The Westing Game by Ellen Raskin was the book of my sixth grade class. I don’t remember who in our class read it first, but it spread quickly.
It’s a murder mystery in the form of a puzzle, with 16 of the late Sam Westing’s “heirs” (none related to him, but all connected in secret ways) playing in teams to solve the crime and win Westing’s fortune. It was a twisty, clever game with an infinite number of directions to explore, and we couldn’t get enough.
It was also the first time I read young people being treated as peers to adults. There were several teenaged heirs, and they were full players of the game. They weren’t shunted to the side because of their youth, but they also weren’t the only ones who knew anything while the adults bumbled around being idiots. They had their own strategies and ideas and guesses that were just as likely to be right (or probably, wrong) as the grown-ups’.
They also had their own interests and ambitions. Doug was possibly the fastest runner in the state and aspired to Olympic stardom. Angela was the “perfect” but passive daughter, yearning for respect that wasn’t based on her looks. Best of all was Turtle, the ambitious 13-year-old who interpreted the clues as stock tips from her capitalist hero and used the $10,000 given to each team to invest in the stock market.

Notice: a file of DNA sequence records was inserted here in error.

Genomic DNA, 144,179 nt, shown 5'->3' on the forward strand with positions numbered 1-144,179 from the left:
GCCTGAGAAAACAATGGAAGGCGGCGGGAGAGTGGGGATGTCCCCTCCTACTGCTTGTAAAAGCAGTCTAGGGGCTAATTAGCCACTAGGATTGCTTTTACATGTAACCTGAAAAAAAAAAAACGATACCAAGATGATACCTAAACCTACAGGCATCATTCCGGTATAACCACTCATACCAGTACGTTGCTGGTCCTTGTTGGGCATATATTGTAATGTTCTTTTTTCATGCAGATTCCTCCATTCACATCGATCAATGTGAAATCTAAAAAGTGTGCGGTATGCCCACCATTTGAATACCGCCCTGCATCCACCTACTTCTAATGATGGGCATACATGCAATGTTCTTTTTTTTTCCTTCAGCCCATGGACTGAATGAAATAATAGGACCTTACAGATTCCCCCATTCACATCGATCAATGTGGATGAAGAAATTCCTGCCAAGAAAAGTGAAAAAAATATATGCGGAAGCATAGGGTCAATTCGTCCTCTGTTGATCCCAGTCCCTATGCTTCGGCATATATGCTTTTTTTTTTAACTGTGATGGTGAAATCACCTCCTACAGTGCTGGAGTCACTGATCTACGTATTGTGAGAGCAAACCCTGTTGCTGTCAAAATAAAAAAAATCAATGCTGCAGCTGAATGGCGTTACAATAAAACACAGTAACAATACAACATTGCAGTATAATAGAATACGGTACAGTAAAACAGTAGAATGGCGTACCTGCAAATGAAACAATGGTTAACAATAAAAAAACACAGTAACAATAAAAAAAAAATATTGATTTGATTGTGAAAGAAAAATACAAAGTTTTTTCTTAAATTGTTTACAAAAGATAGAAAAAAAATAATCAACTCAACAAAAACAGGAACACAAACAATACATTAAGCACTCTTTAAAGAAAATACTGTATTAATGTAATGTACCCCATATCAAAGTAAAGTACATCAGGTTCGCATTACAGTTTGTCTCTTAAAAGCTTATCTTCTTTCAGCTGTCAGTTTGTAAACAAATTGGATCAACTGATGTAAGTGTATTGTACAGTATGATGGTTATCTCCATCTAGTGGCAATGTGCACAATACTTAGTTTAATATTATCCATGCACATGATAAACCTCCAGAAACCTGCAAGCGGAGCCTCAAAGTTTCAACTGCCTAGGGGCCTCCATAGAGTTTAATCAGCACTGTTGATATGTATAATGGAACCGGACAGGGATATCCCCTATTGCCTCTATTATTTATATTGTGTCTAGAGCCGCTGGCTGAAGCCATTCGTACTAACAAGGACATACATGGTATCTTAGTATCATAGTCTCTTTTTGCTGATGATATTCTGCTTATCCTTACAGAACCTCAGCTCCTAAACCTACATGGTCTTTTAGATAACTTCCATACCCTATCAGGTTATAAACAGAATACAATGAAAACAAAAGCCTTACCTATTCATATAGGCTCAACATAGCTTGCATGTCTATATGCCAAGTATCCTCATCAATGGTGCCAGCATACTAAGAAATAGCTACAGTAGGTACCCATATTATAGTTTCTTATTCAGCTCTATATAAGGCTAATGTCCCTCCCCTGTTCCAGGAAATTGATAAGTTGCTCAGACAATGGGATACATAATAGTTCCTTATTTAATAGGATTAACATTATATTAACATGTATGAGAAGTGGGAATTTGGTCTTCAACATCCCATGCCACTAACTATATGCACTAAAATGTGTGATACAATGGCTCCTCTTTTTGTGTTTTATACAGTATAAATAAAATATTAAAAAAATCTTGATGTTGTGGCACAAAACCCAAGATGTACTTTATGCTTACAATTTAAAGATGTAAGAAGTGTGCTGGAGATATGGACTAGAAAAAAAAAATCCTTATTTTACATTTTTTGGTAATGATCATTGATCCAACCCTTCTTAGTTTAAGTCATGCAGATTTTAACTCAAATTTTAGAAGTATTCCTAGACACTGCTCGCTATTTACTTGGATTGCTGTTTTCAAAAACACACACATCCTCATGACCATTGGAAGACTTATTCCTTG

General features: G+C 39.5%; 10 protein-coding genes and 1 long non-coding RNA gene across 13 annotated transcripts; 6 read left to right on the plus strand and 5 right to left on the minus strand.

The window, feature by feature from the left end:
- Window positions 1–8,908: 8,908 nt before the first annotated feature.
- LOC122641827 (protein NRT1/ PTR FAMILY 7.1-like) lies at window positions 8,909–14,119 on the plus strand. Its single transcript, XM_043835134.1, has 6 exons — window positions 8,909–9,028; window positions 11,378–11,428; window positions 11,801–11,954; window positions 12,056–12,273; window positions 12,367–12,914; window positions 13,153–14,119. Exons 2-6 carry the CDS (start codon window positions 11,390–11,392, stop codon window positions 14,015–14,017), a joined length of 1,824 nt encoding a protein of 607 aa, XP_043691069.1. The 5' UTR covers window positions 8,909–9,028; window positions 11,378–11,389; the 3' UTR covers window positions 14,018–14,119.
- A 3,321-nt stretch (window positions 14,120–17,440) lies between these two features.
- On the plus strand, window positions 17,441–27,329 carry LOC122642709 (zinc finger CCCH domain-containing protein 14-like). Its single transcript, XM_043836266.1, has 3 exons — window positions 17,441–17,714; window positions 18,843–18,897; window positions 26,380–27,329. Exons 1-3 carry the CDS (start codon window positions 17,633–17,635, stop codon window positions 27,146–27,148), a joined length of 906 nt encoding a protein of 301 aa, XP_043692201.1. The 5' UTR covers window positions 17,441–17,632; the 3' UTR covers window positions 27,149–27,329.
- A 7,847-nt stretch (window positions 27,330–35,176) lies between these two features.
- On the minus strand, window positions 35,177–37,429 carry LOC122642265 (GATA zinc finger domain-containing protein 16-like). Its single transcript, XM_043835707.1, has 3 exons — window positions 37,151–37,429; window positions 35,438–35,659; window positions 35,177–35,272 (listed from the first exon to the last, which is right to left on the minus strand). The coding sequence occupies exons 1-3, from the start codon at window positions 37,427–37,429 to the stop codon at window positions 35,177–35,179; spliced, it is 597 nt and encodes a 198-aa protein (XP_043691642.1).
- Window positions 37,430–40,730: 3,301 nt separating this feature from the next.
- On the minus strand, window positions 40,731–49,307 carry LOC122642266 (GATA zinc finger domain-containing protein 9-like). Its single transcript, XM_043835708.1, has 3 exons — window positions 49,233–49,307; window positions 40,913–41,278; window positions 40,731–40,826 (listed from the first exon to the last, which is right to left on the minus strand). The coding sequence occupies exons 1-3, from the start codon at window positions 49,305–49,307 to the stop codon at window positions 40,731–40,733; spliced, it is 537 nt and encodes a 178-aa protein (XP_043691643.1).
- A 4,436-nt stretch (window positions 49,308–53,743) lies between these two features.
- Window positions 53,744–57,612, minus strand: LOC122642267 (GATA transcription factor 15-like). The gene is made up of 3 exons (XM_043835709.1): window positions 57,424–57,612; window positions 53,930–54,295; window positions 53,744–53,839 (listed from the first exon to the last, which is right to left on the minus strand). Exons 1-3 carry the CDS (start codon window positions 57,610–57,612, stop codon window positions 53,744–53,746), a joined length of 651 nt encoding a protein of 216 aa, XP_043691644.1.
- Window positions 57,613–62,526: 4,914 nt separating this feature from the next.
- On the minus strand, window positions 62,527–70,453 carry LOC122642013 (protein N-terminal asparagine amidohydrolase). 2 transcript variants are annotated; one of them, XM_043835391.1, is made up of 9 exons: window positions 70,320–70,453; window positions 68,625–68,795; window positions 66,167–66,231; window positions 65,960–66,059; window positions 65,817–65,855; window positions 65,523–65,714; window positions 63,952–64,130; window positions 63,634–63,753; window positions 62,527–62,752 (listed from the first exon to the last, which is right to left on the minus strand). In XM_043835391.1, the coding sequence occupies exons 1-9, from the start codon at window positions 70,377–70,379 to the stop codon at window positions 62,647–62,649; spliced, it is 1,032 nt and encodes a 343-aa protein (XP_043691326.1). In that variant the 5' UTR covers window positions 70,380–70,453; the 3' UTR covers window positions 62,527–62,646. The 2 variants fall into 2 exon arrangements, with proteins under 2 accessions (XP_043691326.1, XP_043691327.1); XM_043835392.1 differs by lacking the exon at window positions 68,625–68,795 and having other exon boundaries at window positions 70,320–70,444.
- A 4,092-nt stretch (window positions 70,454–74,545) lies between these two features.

“Are teenagers even allowed to play the stock market?” sixth-grade me asked.
It didn’t matter. Turtle saw an opportunity and she took it, whether she was allowed to or not. And no, it wasn’t the right answer in the game. But that spirit—of making your best guess at the right path and taking it, without artificial limits like age—is one that I think we could all use a bit more of.